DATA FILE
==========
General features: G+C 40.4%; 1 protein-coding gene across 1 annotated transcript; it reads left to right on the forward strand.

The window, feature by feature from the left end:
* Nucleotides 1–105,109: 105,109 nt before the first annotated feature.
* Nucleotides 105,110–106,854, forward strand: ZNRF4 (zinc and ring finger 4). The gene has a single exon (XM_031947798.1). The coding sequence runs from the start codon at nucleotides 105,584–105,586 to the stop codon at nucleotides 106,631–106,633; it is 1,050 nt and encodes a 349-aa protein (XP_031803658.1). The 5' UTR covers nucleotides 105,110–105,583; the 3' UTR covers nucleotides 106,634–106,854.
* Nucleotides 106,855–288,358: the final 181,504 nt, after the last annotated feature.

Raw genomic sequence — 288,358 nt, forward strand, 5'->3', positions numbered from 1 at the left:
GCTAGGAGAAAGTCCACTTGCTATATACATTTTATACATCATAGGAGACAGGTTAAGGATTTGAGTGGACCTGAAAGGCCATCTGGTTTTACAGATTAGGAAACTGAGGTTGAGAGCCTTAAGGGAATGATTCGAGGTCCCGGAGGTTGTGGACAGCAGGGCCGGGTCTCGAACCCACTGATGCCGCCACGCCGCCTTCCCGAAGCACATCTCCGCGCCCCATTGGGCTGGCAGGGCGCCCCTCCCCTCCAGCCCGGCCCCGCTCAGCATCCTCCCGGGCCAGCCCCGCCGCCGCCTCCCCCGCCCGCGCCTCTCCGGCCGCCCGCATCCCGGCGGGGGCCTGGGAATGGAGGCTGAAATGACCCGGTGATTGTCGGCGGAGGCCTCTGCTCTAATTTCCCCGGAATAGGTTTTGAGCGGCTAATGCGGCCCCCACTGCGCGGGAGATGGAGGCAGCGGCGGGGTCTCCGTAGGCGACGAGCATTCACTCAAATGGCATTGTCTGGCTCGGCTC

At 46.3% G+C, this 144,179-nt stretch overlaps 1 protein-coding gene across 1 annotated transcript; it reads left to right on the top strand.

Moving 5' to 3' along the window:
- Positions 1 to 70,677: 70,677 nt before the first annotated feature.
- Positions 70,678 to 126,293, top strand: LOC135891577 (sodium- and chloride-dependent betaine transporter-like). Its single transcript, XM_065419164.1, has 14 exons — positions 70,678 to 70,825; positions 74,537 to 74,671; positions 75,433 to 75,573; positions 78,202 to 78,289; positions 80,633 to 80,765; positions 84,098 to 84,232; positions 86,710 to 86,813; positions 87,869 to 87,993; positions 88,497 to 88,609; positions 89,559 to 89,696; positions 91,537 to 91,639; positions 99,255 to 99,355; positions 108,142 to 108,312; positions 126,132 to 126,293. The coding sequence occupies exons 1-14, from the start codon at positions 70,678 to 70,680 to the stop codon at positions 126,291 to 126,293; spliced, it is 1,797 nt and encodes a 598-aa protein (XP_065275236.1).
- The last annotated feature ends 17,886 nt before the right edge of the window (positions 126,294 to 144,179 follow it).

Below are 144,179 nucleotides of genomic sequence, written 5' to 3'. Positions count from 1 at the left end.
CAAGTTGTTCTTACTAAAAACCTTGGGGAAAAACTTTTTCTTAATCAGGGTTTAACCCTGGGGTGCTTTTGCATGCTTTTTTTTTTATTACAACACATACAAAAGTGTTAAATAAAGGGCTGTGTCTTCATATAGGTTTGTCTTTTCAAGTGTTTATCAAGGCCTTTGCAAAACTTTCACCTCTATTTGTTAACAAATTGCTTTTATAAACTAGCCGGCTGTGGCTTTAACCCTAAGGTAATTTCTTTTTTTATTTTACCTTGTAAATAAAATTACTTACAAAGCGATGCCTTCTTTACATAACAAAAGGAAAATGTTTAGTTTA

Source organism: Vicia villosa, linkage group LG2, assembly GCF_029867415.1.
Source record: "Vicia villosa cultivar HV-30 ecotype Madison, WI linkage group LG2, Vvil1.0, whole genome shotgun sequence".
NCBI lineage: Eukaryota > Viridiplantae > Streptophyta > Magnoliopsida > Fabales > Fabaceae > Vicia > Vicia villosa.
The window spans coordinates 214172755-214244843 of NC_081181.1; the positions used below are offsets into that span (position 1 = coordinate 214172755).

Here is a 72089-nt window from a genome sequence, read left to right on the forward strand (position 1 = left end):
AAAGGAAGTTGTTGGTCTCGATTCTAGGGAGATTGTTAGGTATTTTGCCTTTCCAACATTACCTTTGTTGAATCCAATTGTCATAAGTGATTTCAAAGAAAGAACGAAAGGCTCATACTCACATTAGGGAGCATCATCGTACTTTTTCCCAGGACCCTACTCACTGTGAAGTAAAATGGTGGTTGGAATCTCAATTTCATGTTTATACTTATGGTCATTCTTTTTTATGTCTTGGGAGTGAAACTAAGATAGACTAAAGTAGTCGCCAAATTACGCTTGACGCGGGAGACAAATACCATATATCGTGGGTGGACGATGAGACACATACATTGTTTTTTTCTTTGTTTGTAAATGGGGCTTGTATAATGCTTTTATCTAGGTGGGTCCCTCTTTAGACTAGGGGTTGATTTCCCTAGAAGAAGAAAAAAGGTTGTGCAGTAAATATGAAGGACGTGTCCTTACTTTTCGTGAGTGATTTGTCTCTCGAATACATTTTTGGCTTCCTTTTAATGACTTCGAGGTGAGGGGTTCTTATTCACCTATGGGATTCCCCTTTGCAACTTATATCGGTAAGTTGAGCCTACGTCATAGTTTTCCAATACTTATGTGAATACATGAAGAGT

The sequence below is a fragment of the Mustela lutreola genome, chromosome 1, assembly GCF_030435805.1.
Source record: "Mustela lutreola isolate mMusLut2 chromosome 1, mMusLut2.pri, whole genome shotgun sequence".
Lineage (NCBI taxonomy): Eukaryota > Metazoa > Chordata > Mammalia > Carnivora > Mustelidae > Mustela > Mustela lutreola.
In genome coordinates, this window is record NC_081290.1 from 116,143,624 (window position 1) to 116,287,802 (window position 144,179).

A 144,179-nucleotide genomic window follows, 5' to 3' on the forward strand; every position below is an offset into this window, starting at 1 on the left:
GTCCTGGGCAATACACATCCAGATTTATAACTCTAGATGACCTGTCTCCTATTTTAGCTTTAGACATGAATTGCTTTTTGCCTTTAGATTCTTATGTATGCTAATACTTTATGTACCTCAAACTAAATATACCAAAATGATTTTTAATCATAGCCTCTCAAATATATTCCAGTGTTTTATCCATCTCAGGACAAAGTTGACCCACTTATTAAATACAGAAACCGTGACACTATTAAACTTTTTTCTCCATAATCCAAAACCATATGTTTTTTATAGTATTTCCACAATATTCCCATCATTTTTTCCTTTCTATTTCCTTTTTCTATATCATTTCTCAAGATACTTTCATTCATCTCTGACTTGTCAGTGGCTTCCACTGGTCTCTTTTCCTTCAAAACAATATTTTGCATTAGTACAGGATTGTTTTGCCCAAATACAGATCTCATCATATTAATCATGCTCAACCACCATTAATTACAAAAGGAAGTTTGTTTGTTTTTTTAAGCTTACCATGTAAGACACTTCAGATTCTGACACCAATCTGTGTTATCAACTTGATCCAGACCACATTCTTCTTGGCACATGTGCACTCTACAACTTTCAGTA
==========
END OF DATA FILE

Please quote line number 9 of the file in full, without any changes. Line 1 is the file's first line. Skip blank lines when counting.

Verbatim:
Moving 5' to 3' along the window: